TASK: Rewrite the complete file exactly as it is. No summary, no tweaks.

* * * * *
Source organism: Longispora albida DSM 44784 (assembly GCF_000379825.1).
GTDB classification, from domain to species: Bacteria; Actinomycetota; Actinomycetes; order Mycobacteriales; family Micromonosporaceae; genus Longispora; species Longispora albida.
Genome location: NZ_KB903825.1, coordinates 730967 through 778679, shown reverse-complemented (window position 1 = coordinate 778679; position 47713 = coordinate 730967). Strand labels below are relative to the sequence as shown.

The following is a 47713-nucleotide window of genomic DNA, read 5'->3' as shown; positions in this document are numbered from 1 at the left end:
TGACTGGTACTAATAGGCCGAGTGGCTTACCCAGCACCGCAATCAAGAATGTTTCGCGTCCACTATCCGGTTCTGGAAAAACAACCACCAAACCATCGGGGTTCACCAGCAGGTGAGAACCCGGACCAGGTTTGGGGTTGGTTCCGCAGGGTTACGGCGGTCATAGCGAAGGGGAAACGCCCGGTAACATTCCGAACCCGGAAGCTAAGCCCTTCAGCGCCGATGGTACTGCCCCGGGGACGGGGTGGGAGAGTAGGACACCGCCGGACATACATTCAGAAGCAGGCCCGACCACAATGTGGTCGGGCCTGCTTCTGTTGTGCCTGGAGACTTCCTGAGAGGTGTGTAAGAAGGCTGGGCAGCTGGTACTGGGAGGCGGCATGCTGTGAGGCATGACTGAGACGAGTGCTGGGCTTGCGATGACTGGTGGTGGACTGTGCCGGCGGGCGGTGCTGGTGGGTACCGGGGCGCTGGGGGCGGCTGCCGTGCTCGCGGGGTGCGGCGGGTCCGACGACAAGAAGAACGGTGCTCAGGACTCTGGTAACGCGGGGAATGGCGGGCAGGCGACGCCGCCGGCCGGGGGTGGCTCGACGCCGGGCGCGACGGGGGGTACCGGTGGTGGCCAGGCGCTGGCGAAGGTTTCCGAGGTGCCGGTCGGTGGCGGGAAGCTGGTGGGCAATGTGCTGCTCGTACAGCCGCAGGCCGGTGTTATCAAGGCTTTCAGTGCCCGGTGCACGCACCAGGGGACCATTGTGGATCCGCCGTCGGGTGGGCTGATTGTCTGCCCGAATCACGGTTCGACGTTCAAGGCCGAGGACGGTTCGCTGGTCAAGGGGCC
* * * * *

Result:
Source organism: Longispora albida DSM 44784 (assembly GCF_000379825.1).
GTDB classification, from domain to species: Bacteria; Actinomycetota; Actinomycetes; order Mycobacteriales; family Micromonosporaceae; genus Longispora; species Longispora albida.
Genome location: NZ_KB903825.1, coordinates 730967 through 778679, shown reverse-complemented (window position 1 = coordinate 778679; position 47713 = coordinate 730967). Strand labels below are relative to the sequence as shown.

The following is a 47713-nucleotide window of genomic DNA, read 5'->3' as shown; positions in this document are numbered from 1 at the left end:
TGACTGGTACTAATAGGCCGAGTGGCTTACCCAGCACCGCAATCAAGAATGTTTCGCGTCCACTATCCGGTTCTGGAAAAACAACCACCAAACCATCGGGGTTCACCAGCAGGTGAGAACCCGGACCAGGTTTGGGGTTGGTTCCGCAGGGTTACGGCGGTCATAGCGAAGGGGAAACGCCCGGTAACATTCCGAACCCGGAAGCTAAGCCCTTCAGCGCCGATGGTACTGCCCCGGGGACGGGGTGGGAGAGTAGGACACCGCCGGACATACATTCAGAAGCAGGCCCGACCACAATGTGGTCGGGCCTGCTTCTGTTGTGCCTGGAGACTTCCTGAGAGGTGTGTAAGAAGGCTGGGCAGCTGGTACTGGGAGGCGGCATGCTGTGAGGCATGACTGAGACGAGTGCTGGGCTTGCGATGACTGGTGGTGGACTGTGCCGGCGGGCGGTGCTGGTGGGTACCGGGGCGCTGGGGGCGGCTGCCGTGCTCGCGGGGTGCGGCGGGTCCGACGACAAGAAGAACGGTGCTCAGGACTCTGGTAACGCGGGGAATGGCGGGCAGGCGACGCCGCCGGCCGGGGGTGGCTCGACGCCGGGCGCGACGGGGGGTACCGGTGGTGGCCAGGCGCTGGCGAAGGTTTCCGAGGTGCCGGTCGGTGGCGGGAAGCTGGTGGGCAATGTGCTGCTCGTACAGCCGCAGGCCGGTGTTATCAAGGCTTTCAGTGCCCGGTGCACGCACCAGGGGACCATTGTGGATCCGCCGTCGGGTGGGCTGATTGTCTGCCCGAATCACGGTTCGACGTTCAAGGCCGAGGACGGTTCGCTGGTCAAGGGGCC